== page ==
Senator Mary Landrieu has long been recognized as a champion for civil and equal rights across the country. From her early days in the Louisiana State Legislature to her current role as a senior member of the U.S. Senate, Senator Landrieu has fought for the protection of civil rights, equal rights and equal opportunities for all Louisianans.
Senator Landrieu believes that in order to move forward as a country, we must recognize and learn from the mistakes of our past. In 2005, Senator Landrieu made history when the Senate, for the first time in history, formally apologized to lynching victims and their families for its failure to enact federal anti-lynching legislation during the first part of the 20th century. As a result of the Senate's failure to act more than 5,000 Americans were documented as having been lynched. Read more.
Resolution Apologizing for Slavery
In 2009, in honor of Juneteenth or Freedom Day, Senator Landrieu co-sponsored a Senate resolution that apologized for the enslavement and racial segregation of African-Americans. The resolution acknowledged the fundamental injustice and cruelty of slavery and Jim Crow laws; apologized to African-Americans for the wrongs committed against them and their ancestors; and called on all Americans to work toward eliminating racial prejudices, injustices and discrimination from our society.
Voter Rights and Protection
As a longtime advocate for voting rights, fair elections and transparency; Senator Landrieu continues to monitor the fairness and equality of the elections process. In 2011, Senator Landrieu joined with fifteen of her colleagues in a letter to Attorney General Eric Holder urging the Justice Department to carefully review the new photo identifications requirements passed by state legislatures around the country.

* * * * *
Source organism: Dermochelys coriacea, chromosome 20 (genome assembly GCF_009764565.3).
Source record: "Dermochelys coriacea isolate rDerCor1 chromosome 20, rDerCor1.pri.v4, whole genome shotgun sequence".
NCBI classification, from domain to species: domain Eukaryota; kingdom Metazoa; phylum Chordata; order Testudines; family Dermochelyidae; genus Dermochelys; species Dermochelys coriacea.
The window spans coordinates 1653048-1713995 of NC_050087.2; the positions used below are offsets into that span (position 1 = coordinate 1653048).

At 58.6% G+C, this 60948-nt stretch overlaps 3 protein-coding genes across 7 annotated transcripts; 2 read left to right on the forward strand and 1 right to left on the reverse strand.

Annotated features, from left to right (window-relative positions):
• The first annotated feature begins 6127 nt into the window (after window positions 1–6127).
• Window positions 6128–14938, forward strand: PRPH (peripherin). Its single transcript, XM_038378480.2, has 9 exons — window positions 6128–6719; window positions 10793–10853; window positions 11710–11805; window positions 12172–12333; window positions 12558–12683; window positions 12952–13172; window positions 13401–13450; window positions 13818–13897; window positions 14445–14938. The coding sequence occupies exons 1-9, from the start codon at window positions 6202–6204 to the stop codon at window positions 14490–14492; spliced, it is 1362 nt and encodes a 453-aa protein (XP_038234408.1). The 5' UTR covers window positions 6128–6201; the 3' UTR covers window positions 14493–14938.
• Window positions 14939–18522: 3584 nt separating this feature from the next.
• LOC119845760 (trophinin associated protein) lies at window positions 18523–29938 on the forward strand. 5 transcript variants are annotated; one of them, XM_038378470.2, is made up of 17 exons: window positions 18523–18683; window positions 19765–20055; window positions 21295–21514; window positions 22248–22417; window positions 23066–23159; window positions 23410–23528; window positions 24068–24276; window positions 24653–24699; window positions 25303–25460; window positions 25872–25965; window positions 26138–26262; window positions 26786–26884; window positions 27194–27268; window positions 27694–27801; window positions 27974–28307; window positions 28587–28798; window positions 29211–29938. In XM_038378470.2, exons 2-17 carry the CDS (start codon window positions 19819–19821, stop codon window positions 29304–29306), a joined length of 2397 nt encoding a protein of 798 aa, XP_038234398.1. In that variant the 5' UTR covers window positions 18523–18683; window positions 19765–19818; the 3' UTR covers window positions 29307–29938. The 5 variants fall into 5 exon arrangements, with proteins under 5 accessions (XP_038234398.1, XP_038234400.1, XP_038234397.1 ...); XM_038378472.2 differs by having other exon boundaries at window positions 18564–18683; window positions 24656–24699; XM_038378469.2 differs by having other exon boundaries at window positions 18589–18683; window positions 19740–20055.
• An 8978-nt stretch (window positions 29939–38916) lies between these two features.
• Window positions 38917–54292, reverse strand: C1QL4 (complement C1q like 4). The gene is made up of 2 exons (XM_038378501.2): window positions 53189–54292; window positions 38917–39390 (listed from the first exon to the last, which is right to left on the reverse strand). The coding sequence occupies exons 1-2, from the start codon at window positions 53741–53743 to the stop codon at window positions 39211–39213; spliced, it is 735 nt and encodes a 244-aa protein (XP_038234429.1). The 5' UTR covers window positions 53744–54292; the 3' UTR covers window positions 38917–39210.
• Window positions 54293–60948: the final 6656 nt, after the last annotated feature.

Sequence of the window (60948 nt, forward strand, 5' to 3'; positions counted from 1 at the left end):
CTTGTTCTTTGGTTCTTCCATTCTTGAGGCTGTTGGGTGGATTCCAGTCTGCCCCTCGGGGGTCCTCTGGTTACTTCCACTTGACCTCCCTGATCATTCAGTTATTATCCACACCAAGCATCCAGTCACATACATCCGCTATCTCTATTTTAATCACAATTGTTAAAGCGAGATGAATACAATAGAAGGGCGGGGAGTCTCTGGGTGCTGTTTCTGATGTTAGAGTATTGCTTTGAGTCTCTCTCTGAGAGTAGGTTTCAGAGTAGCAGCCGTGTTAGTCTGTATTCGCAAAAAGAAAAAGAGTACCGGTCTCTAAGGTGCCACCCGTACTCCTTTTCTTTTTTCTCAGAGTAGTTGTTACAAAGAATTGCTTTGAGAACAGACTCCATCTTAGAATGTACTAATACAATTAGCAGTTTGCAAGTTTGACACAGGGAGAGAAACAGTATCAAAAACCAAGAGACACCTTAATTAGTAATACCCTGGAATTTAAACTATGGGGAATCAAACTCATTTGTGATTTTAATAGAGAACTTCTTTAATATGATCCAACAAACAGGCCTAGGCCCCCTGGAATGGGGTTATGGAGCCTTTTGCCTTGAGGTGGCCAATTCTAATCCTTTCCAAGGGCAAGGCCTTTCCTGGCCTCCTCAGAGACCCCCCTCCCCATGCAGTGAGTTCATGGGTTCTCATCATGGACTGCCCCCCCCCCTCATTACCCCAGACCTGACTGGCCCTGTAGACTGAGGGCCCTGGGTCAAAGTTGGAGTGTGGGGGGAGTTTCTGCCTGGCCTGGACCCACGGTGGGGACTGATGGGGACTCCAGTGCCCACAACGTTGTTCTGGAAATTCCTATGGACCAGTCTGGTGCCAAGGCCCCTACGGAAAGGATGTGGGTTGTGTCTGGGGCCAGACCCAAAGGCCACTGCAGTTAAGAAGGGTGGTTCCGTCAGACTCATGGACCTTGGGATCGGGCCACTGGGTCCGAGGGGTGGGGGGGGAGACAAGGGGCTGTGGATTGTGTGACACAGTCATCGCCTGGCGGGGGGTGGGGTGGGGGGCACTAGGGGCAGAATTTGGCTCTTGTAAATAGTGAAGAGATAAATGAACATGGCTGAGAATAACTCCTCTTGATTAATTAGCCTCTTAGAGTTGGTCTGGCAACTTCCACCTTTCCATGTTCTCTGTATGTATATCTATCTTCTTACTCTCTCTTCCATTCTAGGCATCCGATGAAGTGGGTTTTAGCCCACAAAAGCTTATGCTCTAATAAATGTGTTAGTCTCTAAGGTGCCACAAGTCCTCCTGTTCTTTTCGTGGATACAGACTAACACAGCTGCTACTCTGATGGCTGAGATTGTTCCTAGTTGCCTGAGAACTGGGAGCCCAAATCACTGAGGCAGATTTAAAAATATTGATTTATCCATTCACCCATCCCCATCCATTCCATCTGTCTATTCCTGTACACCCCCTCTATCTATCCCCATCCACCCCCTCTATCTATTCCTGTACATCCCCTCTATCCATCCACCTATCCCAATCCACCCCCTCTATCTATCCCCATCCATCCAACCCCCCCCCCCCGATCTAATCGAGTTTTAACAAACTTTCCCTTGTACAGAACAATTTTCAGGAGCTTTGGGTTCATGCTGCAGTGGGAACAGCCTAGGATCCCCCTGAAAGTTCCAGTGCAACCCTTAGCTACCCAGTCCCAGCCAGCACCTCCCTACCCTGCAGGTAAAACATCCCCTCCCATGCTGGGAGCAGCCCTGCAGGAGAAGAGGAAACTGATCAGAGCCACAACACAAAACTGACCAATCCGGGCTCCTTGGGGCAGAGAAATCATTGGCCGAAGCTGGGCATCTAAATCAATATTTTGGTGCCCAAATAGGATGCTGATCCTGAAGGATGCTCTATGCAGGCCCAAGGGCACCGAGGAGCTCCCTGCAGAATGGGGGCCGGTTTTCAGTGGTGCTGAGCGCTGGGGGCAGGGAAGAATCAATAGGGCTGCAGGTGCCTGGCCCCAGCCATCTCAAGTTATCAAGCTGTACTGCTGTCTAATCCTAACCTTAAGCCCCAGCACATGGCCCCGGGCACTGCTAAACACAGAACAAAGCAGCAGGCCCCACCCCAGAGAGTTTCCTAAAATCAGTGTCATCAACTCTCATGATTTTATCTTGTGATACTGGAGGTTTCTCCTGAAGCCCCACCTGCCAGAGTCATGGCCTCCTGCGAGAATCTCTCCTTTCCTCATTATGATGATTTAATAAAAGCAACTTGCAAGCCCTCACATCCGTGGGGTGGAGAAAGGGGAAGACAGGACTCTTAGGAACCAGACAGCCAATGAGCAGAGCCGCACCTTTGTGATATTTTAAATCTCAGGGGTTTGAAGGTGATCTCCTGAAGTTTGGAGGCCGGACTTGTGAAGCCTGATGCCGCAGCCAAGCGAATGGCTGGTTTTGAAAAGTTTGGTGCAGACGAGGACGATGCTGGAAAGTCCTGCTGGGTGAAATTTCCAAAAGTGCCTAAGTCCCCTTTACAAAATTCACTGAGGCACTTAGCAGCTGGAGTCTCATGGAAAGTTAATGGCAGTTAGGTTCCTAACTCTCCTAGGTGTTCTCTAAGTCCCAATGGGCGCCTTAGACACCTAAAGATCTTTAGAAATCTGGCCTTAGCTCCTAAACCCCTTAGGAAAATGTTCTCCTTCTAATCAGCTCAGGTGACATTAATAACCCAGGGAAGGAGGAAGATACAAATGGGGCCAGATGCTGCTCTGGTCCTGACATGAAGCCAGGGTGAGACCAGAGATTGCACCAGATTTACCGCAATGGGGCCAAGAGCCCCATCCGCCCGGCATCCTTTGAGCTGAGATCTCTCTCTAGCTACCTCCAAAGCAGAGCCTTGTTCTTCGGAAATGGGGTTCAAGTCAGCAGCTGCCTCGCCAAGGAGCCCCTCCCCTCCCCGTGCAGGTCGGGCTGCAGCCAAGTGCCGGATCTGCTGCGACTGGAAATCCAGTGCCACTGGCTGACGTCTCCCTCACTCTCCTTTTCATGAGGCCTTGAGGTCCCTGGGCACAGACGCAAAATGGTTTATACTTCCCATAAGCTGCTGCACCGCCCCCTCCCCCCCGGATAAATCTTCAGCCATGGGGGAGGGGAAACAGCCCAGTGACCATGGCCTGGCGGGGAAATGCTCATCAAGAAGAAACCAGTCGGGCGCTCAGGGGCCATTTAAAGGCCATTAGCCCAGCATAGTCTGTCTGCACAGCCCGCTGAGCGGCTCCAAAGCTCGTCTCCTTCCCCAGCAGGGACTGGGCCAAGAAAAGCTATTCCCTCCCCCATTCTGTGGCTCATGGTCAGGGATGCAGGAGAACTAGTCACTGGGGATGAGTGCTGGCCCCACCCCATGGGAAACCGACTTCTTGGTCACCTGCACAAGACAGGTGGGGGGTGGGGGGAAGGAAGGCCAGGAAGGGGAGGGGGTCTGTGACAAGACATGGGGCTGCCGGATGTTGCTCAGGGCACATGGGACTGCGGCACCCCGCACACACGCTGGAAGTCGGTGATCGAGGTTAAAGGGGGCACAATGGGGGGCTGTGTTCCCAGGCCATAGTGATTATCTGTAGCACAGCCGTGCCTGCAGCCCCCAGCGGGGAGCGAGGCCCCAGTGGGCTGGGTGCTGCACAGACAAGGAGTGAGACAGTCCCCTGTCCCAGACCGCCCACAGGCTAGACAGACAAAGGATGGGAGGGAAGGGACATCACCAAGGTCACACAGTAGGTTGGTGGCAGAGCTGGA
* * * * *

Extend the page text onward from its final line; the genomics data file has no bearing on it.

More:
In 2006, Senator Landrieu stood with her colleagues to introduce the Voting Rights Act Reauthorization, which extends the expiring provisions of the Voting Rights Act of 1965 for another 25 years. She also cosponsored an amendment to the Supplemental Appropriations Bill, which provides $30 million for Federal election assistance for those affected by Hurricanes Katrina and Rita.
Women's Rights and Domestic Violence
Senator Landrieu has always been a strong advocate for women's rights, domestic violence and equality in the workplace. As a member of the Senate Appropriations Committee, the Senator continues to fight for funds for witness protective services and for programs such as STOP Grants to help and support victims of Domestic violence. In 2009, the Senate passed the landmark Lily Ledbetter Fair Pay Act, which the senator supported and co-sponsored. This legislation amends the Civil Rights Act of 1964 to allow employees who have suffered from pay-discrimination 180-days from the last act of discrimination to file suit against their employer. Previously an employee would only have had a year from the date of the first act of discrimination.
Remembering our Past and Protecting our Future
In 2005, Congress passed Senator Landrieu's bill to authorize a memorial in New Orleans for 19th Century African American Soldiers, or the Buffalo Soldiers, who served in the Army's all-African American regiments in the years following the Civil War. Two of the four regiments - the 9th Calvary Regiment and the 25th Infantry Regiment - were raised in New Orleans, with a majority of troops coming from the surrounding area.
In 2007, Congress passed a bill authored by Senator Landrieu and then-Senator Barack Obama to name the great hall in the Capitol Visitors Center (CVC) "Emancipation Hall." The Senators believed it was fitting to name the 22,000-square-foot CVC main hall in honor of the slaves who worked to build the Capitol.